“You’re seeing Republicans on defense in Arizona, Nevada, Tennessee and Texas,” said David Bergstein, press secretary for the Democratic Senatorial Campaign Committee. He predicted it will all come down to turnout.

Some of those numbers look positive for Democrats.

Nearly 40 percent of active voters in Nevada have already cast ballots, far exceeding the pace set in the 2014 midterm election, with especially strong numbers in Washoe and Clark counties. 

In Texas, early voting numbers indicated that turnout is on a trajectory to match what it was in the 2016 election, with nearly 5 million ballots cast in the 30 most populated counties. 

In Tennessee, young voters — a key demographic for Democrats — are turning out in substantially higher numbers than in the last midterm election. 

In Indiana, early voting numbers are about twice as high as they were in the 2014 and 2010 midterm elections.  

Republicans say Trump is a master at mobilizing his base, suggesting some of those turning out are loyal to the president. 

Trump packed the McKenzie Arena at The University of Tennessee for a rally for Rep. Marsha BlackburnMarsha BlackburnTaylor Swift says she wants to get more involved in politics Bipartisan lawmakers introduce resolution supporting vaccines Hillicon Valley: Cohen stuns Washington with testimony | Claims Trump knew Stone spoke to WikiLeaks | Stone, WikiLeaks deny | TikTok gets record fine | Senators take on tech over privacy MORE (R-Tenn.) on Sunday and hundreds of people waited in line in chilly weather to hear the president speak for Senate candidate Matt Rosendale in Belgrade, Mont., on Saturday.  

“It’s all about turnout, right? And Trump is the master of turnout and that’s why he’s doing two events a day,” said Chip Saltsman, a Republican strategist based in Tennessee. 

Democratic voters didn’t turn out for former President Obama in the midterms, but the GOP is betting it will be a different story with Trump.

“Are Trump voters going to come out for someone who’s not Trump? I think he’s done a pretty a good job of laying it on the line and saying, a vote for Marsha Blackburn is a vote for Donald Trump,” Saltsman said. 

Democrats point out that Trump’s job approval rating was 40 percent in Gallup’s most recent weekly average, which is about 5 points worse than Obama’s rating in the final week of October 2010, when Republicans, then in the minority, picked up six seats. 

“There’s a plethora of public polling suggesting we’re winning almost everywhere, with one exception being North Dakota,” said one Democratic strategist.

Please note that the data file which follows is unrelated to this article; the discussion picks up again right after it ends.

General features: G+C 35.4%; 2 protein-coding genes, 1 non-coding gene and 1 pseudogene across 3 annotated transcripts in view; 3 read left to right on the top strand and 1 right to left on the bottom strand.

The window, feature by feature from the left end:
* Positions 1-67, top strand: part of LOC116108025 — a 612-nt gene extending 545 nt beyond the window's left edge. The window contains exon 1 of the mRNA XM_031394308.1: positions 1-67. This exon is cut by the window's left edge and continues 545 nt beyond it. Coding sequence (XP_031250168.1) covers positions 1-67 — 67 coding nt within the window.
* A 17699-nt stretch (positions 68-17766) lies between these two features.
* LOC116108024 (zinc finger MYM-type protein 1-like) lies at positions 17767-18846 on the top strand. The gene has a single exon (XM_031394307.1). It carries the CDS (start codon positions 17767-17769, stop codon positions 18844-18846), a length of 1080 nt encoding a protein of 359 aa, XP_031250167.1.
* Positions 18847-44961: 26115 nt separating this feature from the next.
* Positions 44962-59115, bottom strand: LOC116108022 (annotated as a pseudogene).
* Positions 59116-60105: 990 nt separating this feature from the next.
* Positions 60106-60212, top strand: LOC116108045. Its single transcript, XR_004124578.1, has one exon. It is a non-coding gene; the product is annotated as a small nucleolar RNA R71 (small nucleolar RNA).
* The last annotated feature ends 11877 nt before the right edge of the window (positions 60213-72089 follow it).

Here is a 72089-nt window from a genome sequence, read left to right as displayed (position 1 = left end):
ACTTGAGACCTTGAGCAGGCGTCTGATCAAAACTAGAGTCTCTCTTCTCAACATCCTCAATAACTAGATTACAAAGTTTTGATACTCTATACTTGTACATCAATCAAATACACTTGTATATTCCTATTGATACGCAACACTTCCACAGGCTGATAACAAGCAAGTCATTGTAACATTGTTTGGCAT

“In a lot of these swing states the polls are swinging against the party in power. When the election is a referendum on an unpopular president and an unpopular Republican agenda in Washington pushed by one-party control, it’s no surprise these races are breaking our way,” the source added. 

There is nervousness among Democrats given 2016, when Trump won in a surprise and several Senate Republicans rode his coattails to victory.

“All the polling has to be taken with a grain of salt because the turnout universe is so unpredictable that it’s going to be hard to model for it,” said a second Democratic strategist.

The Republican strategist said Republicans have an early-vote advantage in Arizona, where more Republican voters have turned in ballots in the race between Reps. Martha McSallyMartha Elizabeth McSallyArpaio's wife recovering after rattlesnake bite in Arizona Former astronaut running for Senate in Arizona returns money from paid speech in UAE The Hill's Morning Report — Washington readies for Mueller end game MORE (R) and Kyrsten Sinema (D). 

The source predicted that McCaskill and Sen. Joe DonnellyJoseph (Joe) Simon DonnellyLobbying World Lobbying World Overnight Energy: Trump taps ex-oil lobbyist Bernhardt to lead Interior | Bernhardt slams Obama officials for agency's ethics issues | Head of major green group steps down MORE (D-Ind.) would lose, giving Senate Republicans a two-seat pickup. 

But Democrats counter the Republican early voting advantage in Arizona isn’t as large as it was in 2016. 

“Democrats have closed it a lot. The percentage is smaller than it was in 2016,” said a third Democratic strategist, who said that younger and Hispanic voters are likely to turn out in greater numbers on Election Day.